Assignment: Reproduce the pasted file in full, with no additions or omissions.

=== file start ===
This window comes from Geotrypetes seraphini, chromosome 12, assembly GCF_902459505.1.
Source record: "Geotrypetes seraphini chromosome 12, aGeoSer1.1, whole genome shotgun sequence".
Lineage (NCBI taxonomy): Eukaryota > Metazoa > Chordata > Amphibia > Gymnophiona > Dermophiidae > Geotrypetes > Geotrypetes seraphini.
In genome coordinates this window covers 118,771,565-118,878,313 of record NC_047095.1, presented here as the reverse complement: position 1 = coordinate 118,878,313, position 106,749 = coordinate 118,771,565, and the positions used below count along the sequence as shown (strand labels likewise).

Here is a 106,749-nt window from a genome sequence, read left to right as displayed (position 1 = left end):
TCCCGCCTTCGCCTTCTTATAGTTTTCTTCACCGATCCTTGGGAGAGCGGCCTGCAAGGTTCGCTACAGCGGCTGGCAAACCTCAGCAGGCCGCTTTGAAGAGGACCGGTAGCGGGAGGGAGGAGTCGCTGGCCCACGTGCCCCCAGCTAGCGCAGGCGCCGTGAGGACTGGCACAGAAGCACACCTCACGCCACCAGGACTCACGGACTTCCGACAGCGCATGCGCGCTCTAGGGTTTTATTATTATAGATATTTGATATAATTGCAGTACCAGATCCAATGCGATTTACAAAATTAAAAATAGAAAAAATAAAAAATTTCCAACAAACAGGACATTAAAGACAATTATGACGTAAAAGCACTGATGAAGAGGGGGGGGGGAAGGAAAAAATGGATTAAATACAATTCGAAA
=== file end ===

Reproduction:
This window comes from Geotrypetes seraphini, chromosome 12, assembly GCF_902459505.1.
Source record: "Geotrypetes seraphini chromosome 12, aGeoSer1.1, whole genome shotgun sequence".
Lineage (NCBI taxonomy): Eukaryota > Metazoa > Chordata > Amphibia > Gymnophiona > Dermophiidae > Geotrypetes > Geotrypetes seraphini.
In genome coordinates this window covers 118,771,565-118,878,313 of record NC_047095.1, presented here as the reverse complement: position 1 = coordinate 118,878,313, position 106,749 = coordinate 118,771,565, and the positions used below count along the sequence as shown (strand labels likewise).

Here is a 106,749-nt window from a genome sequence, read left to right as displayed (position 1 = left end):
TCCCGCCTTCGCCTTCTTATAGTTTTCTTCACCGATCCTTGGGAGAGCGGCCTGCAAGGTTCGCTACAGCGGCTGGCAAACCTCAGCAGGCCGCTTTGAAGAGGACCGGTAGCGGGAGGGAGGAGTCGCTGGCCCACGTGCCCCCAGCTAGCGCAGGCGCCGTGAGGACTGGCACAGAAGCACACCTCACGCCACCAGGACTCACGGACTTCCGACAGCGCATGCGCGCTCTAGGGTTTTATTATTATAGATATTTGATATAATTGCAGTACCAGATCCAATGCGATTTACAAAATTAAAAATAGAAAAAATAAAAAATTTCCAACAAACAGGACATTAAAGACAATTATGACGTAAAAGCACTGATGAAGAGGGGGGGGGGAAGGAAAAAATGGATTAAATACAATTCGAAA